A Closer Look At Orthotics For Pediatric Conditions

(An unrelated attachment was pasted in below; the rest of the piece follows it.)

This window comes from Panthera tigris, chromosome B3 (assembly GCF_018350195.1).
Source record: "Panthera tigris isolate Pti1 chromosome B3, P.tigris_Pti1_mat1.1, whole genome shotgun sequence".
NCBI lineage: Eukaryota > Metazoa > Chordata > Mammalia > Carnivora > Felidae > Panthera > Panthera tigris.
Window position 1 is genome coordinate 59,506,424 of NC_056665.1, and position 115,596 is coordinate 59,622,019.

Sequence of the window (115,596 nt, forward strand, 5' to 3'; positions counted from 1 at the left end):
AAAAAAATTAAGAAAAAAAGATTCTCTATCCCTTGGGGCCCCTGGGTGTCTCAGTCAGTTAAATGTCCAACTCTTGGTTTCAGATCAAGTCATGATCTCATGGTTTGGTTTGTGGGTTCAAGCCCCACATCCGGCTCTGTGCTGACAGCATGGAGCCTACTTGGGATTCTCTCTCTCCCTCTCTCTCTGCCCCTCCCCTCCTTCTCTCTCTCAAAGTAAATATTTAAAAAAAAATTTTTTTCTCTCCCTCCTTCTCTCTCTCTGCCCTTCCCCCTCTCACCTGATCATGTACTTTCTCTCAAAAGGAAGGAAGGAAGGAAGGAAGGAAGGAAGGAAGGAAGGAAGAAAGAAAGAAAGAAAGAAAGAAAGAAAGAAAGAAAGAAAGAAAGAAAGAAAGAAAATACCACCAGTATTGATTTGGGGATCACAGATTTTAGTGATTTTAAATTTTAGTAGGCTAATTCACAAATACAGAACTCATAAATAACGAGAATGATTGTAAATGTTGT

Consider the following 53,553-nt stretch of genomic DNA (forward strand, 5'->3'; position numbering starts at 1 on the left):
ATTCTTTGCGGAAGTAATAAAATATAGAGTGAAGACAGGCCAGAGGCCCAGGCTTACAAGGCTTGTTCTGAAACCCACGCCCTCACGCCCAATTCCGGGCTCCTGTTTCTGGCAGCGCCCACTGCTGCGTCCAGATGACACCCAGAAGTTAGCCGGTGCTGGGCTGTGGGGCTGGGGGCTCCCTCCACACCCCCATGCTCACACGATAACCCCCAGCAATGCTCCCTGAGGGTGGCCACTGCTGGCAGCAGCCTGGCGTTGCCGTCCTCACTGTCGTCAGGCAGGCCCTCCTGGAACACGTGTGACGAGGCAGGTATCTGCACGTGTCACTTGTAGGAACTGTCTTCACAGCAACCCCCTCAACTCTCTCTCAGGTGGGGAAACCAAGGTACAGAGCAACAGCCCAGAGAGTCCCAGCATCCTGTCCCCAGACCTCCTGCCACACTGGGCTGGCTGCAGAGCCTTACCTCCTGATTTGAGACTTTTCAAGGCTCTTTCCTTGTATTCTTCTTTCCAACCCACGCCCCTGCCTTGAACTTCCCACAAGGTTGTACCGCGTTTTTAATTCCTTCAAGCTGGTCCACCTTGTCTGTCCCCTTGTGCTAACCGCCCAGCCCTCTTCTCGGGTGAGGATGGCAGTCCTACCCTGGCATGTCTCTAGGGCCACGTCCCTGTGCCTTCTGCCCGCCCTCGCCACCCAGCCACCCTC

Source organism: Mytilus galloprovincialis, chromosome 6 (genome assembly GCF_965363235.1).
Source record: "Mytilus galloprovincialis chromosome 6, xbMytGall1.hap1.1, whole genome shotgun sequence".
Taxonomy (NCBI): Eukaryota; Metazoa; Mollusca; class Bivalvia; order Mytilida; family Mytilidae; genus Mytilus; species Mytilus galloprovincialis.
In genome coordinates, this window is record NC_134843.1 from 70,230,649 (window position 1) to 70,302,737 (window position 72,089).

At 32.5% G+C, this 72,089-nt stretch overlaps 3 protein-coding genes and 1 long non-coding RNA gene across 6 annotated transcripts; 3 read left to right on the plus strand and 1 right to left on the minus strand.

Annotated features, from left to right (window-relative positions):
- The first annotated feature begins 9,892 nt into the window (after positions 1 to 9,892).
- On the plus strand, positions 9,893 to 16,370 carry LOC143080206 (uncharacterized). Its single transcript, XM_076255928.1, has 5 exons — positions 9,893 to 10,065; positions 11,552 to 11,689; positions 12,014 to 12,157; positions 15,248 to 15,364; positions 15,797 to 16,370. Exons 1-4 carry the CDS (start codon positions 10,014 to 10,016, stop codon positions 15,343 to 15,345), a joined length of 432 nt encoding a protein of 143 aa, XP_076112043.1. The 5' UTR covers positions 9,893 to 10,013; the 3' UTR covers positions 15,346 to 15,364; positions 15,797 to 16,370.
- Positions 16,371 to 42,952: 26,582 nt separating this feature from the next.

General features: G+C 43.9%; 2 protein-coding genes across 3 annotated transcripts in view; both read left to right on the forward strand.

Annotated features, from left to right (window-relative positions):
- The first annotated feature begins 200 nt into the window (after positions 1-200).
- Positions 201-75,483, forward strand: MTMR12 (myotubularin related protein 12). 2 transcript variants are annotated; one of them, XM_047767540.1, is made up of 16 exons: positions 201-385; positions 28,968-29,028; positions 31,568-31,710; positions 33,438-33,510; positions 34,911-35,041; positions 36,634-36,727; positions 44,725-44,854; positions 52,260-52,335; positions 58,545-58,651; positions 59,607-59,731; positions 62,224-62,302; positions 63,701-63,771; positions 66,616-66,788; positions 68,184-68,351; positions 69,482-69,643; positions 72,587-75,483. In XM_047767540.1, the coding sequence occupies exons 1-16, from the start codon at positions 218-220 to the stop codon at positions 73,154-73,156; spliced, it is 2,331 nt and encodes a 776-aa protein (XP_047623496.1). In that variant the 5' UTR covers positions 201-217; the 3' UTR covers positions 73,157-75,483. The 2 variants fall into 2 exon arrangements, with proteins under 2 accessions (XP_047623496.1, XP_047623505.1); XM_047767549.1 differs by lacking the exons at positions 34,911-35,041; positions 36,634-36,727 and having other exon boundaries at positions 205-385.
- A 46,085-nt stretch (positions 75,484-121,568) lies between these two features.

While one must take special considerations into account while prescribing orthotics for children, different pediatric conditions also warrant special care. Following up on the previous discussion of pediatric orthotics (see “Expert Insights On Prescribing Pediatric Orthotics,” page 24, February issue), our expert panelists discuss key orthotic pearls in treating metatarsus adductus, abnormal femoral torsion and flatfoot in the pediatric population. Q: Are orthotics helpful for a rigid metatarsus adductus foot type? A: Richard Jay, DPM, Alona Kashanian, DPM, and Ronald Valmassy, DPM, agree that orthotics can be useful in treating patients with rigid metatarsus adductus. Dr. Kashanian says an orthotic can reduce stress on the lateral column when one utilizes a rearfoot post that is extended laterally but is not beveled laterally. She adds that a forefoot varus post helps support a structurally elevated first ray. While Dr. Jay believes that orthotics are indicated in patients with rigid deformities, he notes that children may complain of discomfort at the base of the fifth metatarsal laterally. Accordingly, he says it is imperative to use an insert that does not have any high phalange against the fifth metatarsal base. Dr. Jay notes it is usually indicated to cut out the lateral area to allow exposure of the styloid process of the fifth metatarsal. When patients have rigid metatarsus adductus, Dr. Valmassy says correcting the abnormal foot function with orthotics will reduce secondary symptoms often associated with the deformity. For many children who have a metatarsus adductus with a forefoot valgus deformity, he notes correcting the valgus deformity will not only cause the foot to function in a more stable manner but may also reduce the overall adducted appearance of the foot in gait. However, Russell Volpe, DPM, says orthotics will not help a rigid metatarsus adductus. He says these children “will have a great deal of difficulty tolerating attempted correction with orthoses.” For these patients, Dr. Volpe says one would use orthotics more to accommodate prominences and deal with issues of symptoms on ambulation. Q: Do you prescribe orthotics for patients with abnormal femoral torsion? Why and what type of device should one use? A: Dr. Jay has found orthotics to be helpful for abnormal femoral torsion. Whenever there is femoral or tibial torsion in the axial segment, there will be a resulting internal torque through the foot, according to Dr. Jay. He says this creates a pronatory drive through the ankle joint into the talus. When these patients plant the foot firmly on the ground, Dr. Jay says the foot is abducted underneath the adducted talus. When using an orthotic for these patients, Dr. Jay says the goal is to prevent any abnormally excessive amount of pronation. If you are using the insert alone to reduce pronatory change, Dr. Jay advises cautioning parents that although their children can expect an increase in the in-toe deformity, the treatment will prevent the foot from becoming permanently fixed and flattened. Modifying orthotics with a gait extension to induce out-toe can help in-toe gait from femoral or tibial torsion to some degree, according to Dr. Volpe. When extending past the MPJs laterally, the distal, lateral extension on a relatively rigid shell will alter the break in the child’s flexible shoe during propulsion and subsequently encourage more out-toe with push-off. However, Dr. Volpe agrees with Dr. Jay about the importance of tempering parents’ expectations. “I explain to parents that there will likely be improvement in gait that hopefully reduces instability and tripping,” says Dr. Volpe. “However, I also make sure it is clear to them that the device is primarily intended to improve function and is not a treatment of the underlying torsion.” For children with in-toe gait, Dr. Volpe emphasizes the importance of using orthotics to protect the foot from the abnormal pronatory compensations one frequently finds with closed-chain internal torque from the leg. Employing motion-controlling devices for these children tends to increase the amount of in-toe as a pronatory compensation and reduces the abductory component, according to Dr. Volpe. He says one can manage that condition by combining the gait extension with positive modifications to reduce pronatory compensations in contact and midstance. Dr. Valmassy prescribes functional foot orthotics for patients with an abnormal femoral torsion if he finds compensation within the subtalar and/or midtarsal joints. If the child has an adducted gait pattern due to a femoral torsion issue but has a fairly stable foot without compensation, he usually does not treat him or her with an orthotic device. Dr. Valmassy finds that type of gait pattern to be quite stable and says it does not precipitate any pain, discomfort or any secondary musculoskeletal problems. When there is foot compensation for a transverse plane deformity, Dr. Valmassy says he addresses this with a more rigid type of functional foot orthosis. As the child grows older, Dr. Valmassy may use an out-toe gait plate to improve the foot’s appearance and possibly assist with stretching some of the secondary soft tissue adaptation which occurs secondary to a femoral torsion issue. Children with internal femoral torsion have a history of frequent falls and are clumsy with sports and running, according to Dr. Kashanian. She emphasizes a thorough diagnostic exam to rule out a metatarsus adductus. She also assures parents that 80 percent of the deformity will correct itself. Dr. Kashanian tells patients to avoid sitting in the W position and encourages sports like roller blading or ice skating, which will force an external torsion at the hips. Q: How do you prescribe an orthotic for a pediatric flatfoot? Do you believe in inverting the device based on the resting calcaneal stance position? Why or why not? A: When prescribing an orthotic for pediatric flatfoot, Dr. Valmassy begins with a complete lower extremity musculoskeletal examination that includes a complete muscle testing examination and gait evaluation. He prescribes an orthotic that will be typically inverted to a significant degree in order to increase the heel contact control of the child’s foot. “Many of the children that we evaluate have resting calcaneal stance positions in excess of 8 to 10 degrees of eversion,” points out Dr. Valmassy. “Clearly, this is a more challenging type of foot to address.” For a severely pronated pediatric flatfoot, Dr. Valmassy usually utilizes a Root type of functional foot orthosis that is inverted approximately 10 degrees. He normally uses a 6 mm Kirby or medial heel skive, a 20 mm to 22 mm heel cup and a flat rearfoot post. Dr. Valmassy often uses a medial flange and may incorporate an accommodation at the level of any existing navicular prominence. In addition, Dr. Valmassy uses a Blake inverted type of functional foot orthosis. With this device, he typically prescribes a 55 degree inverted orthotic with a 6 mm Kirby or medial heel skive, a deep heel cup, a flat post and a medial flange. When treating both pediatric flatfoot and a severely pronated flatfoot, Dr. Valmassy says the inverting force is essential to correct the child’s foot. He emphasizes that one must explore all factors leading to the pediatric flatfoot, paying specific attention to tight posterior musculature. Dr. Valmassy encourages clinicians to constantly monitor the child’s response to the orthotic. If the device is ineffective in arresting abnormal foot function or symptomatology, Dr. Valmassy says one may need to consider surgical intervention. Physicians frequently ask Dr. Kashanian how much to skive and/or invert the pediatric flexible flatfoot. As she explains, the pediatric flexible flatfoot demonstrates a calcaneal resting position of 2 to 10 degrees of eversion and the forefoot is abducted to the rearfoot during gait. “The appropriate prescription for this foot type is a polypropylene device with a deep heel cup and an extra wide arch,” says Dr. Kashanian. “Both of the above dimensions allow more surface area for the orthotic to exert on the hypermobile flatfoot.” She highly recommends using a minimal plaster cast arch fill, which allows maximum control on the medial column and prevents the midtarsal joint from unlocking and pronating. One would utilize the medial heel skive and inversion of the positive cast together to control the everted calcaneus and pronated subtalar joint, according to Dr. Kashanian. As far as the amount of medial heel skive and positive cast inversion to use, see “Key Orthotic Considerations For Pediatric Flatfoot” above. When it comes to young children, whether they are infants, adolescents or young teenagers, Dr. Jay feels one should maintain inserts in an approximately 5-degree rearfoot varus posting alone without forefoot posting. He says the talus will go through a valgus ontogeny or, in other words, will rotate inward and down to bring the first ray down in more of a plantarflexed position and eliminate any forefoot varus. “Placing forefoot varus posts will create an abutment or a brace to prevent the downward ontogeny of the talus and a rigid forefoot varus may result,” says Dr. Jay. When treating these children, Dr. Jay typically prescribes an inverted heel seat as seen on the Langer Dynamic Innersole System. He also may use a deep-seated heel orthotic with a rearfoot varus post of 5 degrees. Dr. Volpe advises taking a quality impression in subtalar neutral with a rectus forefoot and dorsiflexion of the hallux to increase the arch. One should limit plaster additions to the positive cast as they tend to reduce arch height. He also suggests using non-compressible shells and incorporating deeper heel seats and flanges when appropriate. To improve weight transfer through the foot consistent with the tissue stress model, Dr. Volpe recommends adding plaster positive modifications such as medial skives, slight inversion of the cast and calcaneal pitch. Inverting the cast to treat more severe deformities with higher calcaneal eversions can be effective in increasing arch height and improving weight transfer in the more severely pronated foot, according to Dr. Volpe. Dr. Feit is a Fellow of the American College of Foot and Ankle Surgeons, and practices privately in San Pedro and Torrance, Calif. He is the Past President of the Los Angeles chapter of the American Diabetes Association. Dr. Jay is a Fellow of the American College of Foot and Ankle Surgeons. He is a Professor of Foot and Ankle Orthopedics at the Temple University School of Podiatric Medicine and is board-certified in foot and ankle surgery. Dr. Jay practices at Cumberland Orthopedics in Vineland, N.J. He is the author of “Pediatric Foot and Ankle Surgery,” which is published by Saunders/Elsevier. Dr. Kashanian is a Diplomate of the American Board of Primary Medicine and Podiatric Orthopedics, and is a consultant for ProLab Educational Institute. She is also in private practice in Northridge, Calif. Dr. Valmassy is a Professor and Past Chairman of the Department of Podiatric Biomechanics at the California College of Podiatric Medicine. He is a staff podiatrist at the Center for Sports Medicine at St. Francis Memorial Hospital in San Francisco. Dr. Volpe is a Professor in the Departments of Pediatrics and Orthopedics, and is the Chairman of the Department of Pediatrics at the New York College of Podiatric Medicine. He has a pediatric foot and ankle specialty private practice in Farmingdale and New York, N.Y. Editor’s Note: For other articles and columns on orthotics, check out the archives at www.podiatrytoday.com.